Curb Extensions and Lane Removal on Buchtel Boulevard.  In June 2018, Denver Public Works added new treatments to Buchtel Boulevard to reduce speeding, improve sight distances for merging traffic, and shorten pedestrian crossing distance. The improvements included removing one lane on Buchtel between the I-25 off-ramp and on-ramp in order to reduce speeds as cars merge onto the highway. A stop sign for traffic on Buchtel was added before the I-25 off-ramp to reduce speeds and ensure drivers pay better attention to oncoming traffic. Another improvement was the addition of  painted pedestrian bulb-outs at the intersections with Washington, Louisiana, and Emerson to increase the visibility of pedestrians and shorten crossing distances.

Traffic Circles on 35th Avenue. Denver Public Works recently installed the City’s first ever traffic circles along in the West Highlands neighborhood using rubber curbing and paint. They are located along 35th Avenue at the intersections with Newton, Julian, and Raleigh Streets. Like the pedestrian islands on 26th Ave, the new treatments are intended as interim measures using temporary materials to test out the design and its affects on speeding and safety.

West 35th Ave is designated as a future neighborhood bikeway in the citywide Denver Moves bicycle master plan. Neighborhood bikeways could include street design elements that reinforce safe speeds – such as traffic circles, curb extensions, and pedestrian islands – and make the street safer not just for cyclists but also for people walking and rolling. The cheaper, easier-to-install materials used for this project (each traffic circle costs about $11,000) would make it possible for DPW to deploy more of these treatments in areas throughout the city, respond more quickly to neighborhood concerns about speeding, and adjust the design if necessary. Read more about the project at Streetsblog Denver.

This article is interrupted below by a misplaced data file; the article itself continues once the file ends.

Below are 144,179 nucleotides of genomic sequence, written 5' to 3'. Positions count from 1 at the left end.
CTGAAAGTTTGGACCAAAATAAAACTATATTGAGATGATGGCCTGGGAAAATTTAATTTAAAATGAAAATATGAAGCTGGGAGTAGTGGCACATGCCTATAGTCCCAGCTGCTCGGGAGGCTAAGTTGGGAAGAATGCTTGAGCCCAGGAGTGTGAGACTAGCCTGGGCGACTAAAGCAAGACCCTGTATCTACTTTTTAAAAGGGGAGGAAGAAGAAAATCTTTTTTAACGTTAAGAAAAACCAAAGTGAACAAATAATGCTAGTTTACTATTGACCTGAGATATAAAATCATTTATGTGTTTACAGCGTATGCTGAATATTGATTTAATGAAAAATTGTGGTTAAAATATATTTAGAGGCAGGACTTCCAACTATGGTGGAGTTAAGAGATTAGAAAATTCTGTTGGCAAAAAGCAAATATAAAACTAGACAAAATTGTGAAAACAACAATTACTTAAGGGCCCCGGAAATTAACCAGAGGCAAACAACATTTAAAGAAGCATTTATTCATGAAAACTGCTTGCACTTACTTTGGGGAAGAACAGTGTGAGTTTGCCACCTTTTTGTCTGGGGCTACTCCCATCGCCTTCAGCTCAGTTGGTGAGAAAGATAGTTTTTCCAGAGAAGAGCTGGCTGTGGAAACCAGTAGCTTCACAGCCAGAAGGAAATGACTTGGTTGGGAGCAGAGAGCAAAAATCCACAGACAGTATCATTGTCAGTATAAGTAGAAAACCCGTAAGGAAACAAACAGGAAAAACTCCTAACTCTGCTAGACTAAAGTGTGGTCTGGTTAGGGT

Image credit: David Sachs/Streetsblog Denver

2017 Safe Speeds for Denver Petition

Thank you to everyone who signed our petition to Mayor Hancock! We received close to 1,000 signatures in support of Safe Speeds for Denver.

High speed traffic kills. High speed traffic makes our streets less pleasant for people walking and biking. Decades of research have found that drivers traveling at higher speeds are less likely to see someone walking or biking, are less likely to yield, have less time to stop, and if a crash occurs, it is much more likely to be fatal.

Speed Kills

Source: FHWA Pedestrian Safety Strategic Plan: Background Report, 2010.

Each year in Denver, more than 40 people are killed in traffic crashes and more than 1,900 are injured. Despite being involved in only four percent of the crashes, one third of the traffic deaths are people walking and biking. (Source: City and County of Denver Vision Zero Crash Dashboard, data from January 2012 – December 2015.)

In 2017, the Denver Vision Zero Coalition called upon the City and County of Denver to take the following actions to address the inherent dangers of unsafe speeds:

  • Commit to implementing an annual program that funds safe speed projects throughout the City, starting with the 2018 budget.
  • Test the effectiveness of various street design treatments for safe vehicle speeds through demonstration projects on residential, main street and mixed use streets (two or more of each), implemented in 2017.
  • Adopt formal guidelines in 2018 to guide safe speeds on streets throughout the City, based on the outcomes of the demonstration projects.

Thank you to our partners who provided letters of support: